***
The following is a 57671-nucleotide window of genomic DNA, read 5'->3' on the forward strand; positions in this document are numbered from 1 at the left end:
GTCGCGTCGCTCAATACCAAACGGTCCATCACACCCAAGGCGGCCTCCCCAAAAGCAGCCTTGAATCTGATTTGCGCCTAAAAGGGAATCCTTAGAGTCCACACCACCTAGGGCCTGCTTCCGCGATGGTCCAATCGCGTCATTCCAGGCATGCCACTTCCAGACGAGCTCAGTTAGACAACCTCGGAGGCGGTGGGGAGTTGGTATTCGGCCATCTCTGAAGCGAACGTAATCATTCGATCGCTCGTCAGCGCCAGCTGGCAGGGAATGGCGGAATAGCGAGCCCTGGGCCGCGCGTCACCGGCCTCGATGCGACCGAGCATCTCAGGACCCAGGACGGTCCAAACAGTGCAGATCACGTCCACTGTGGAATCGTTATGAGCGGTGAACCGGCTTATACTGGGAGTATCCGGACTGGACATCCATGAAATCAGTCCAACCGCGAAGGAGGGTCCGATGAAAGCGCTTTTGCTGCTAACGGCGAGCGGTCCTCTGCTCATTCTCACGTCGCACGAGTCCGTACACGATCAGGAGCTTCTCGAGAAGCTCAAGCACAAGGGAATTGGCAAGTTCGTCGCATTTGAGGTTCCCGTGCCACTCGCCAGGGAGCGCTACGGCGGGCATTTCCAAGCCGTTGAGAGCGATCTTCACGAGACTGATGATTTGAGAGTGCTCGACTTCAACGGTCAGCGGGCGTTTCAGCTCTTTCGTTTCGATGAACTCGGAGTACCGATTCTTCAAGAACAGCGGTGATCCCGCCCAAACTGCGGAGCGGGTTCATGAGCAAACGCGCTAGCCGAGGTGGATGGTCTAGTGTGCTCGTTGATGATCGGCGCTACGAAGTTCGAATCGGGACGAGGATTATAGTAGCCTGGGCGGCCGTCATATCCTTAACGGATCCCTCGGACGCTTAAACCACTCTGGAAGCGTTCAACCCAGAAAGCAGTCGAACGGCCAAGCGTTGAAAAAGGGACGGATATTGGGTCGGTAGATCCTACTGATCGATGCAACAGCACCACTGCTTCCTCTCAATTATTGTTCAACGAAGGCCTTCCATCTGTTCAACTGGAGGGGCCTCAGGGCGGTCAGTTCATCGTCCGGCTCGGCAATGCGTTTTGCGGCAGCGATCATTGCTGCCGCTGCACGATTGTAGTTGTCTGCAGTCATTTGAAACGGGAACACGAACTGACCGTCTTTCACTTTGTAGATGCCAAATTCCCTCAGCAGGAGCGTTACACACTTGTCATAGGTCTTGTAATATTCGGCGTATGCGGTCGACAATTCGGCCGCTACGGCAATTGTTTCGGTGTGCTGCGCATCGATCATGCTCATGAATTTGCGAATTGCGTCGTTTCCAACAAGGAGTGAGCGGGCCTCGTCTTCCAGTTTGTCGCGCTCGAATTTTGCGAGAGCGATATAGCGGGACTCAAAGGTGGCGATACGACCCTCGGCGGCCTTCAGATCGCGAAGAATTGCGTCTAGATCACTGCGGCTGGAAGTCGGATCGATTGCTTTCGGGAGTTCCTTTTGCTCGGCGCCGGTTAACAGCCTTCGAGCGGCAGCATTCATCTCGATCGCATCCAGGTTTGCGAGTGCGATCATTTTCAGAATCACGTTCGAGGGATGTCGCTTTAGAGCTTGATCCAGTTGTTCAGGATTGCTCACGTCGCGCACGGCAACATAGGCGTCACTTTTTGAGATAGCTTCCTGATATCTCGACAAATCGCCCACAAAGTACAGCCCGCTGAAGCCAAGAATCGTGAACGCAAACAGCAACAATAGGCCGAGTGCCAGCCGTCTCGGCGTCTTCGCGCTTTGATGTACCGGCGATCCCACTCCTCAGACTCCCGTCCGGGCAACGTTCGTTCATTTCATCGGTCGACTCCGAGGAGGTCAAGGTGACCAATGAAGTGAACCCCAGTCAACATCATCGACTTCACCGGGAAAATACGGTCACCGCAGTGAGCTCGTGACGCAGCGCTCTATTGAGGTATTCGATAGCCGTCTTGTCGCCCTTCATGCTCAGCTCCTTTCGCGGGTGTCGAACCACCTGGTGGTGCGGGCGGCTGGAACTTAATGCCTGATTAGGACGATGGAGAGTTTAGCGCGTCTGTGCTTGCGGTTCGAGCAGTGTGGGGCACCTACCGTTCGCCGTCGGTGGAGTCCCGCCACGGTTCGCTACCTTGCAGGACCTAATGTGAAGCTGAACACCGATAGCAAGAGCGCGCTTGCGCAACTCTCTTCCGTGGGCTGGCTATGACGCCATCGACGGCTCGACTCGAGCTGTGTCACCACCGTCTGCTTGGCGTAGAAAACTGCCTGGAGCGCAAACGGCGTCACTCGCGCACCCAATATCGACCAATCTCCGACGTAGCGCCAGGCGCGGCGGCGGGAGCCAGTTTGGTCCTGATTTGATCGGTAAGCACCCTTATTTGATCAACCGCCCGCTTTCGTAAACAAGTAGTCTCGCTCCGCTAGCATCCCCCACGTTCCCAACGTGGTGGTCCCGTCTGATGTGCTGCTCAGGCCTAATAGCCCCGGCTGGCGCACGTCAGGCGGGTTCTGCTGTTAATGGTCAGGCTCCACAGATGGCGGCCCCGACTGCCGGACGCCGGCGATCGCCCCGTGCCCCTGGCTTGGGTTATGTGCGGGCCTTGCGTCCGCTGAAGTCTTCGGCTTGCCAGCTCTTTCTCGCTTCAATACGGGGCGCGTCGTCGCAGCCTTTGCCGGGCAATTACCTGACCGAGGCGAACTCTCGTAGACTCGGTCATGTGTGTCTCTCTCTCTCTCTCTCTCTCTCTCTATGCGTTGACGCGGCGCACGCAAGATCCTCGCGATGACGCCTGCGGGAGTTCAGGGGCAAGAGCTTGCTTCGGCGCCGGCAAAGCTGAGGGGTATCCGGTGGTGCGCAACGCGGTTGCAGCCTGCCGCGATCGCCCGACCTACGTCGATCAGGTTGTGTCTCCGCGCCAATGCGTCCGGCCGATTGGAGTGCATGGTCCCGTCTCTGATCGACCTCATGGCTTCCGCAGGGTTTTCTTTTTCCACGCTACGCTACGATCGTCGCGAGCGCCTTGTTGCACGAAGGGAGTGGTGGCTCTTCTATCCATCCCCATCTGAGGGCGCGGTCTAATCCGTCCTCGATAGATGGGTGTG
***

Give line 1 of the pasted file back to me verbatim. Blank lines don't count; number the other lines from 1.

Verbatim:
The following is a 57671-nucleotide window of genomic DNA, read 5'->3' on the forward strand; positions in this document are numbered from 1 at the left end: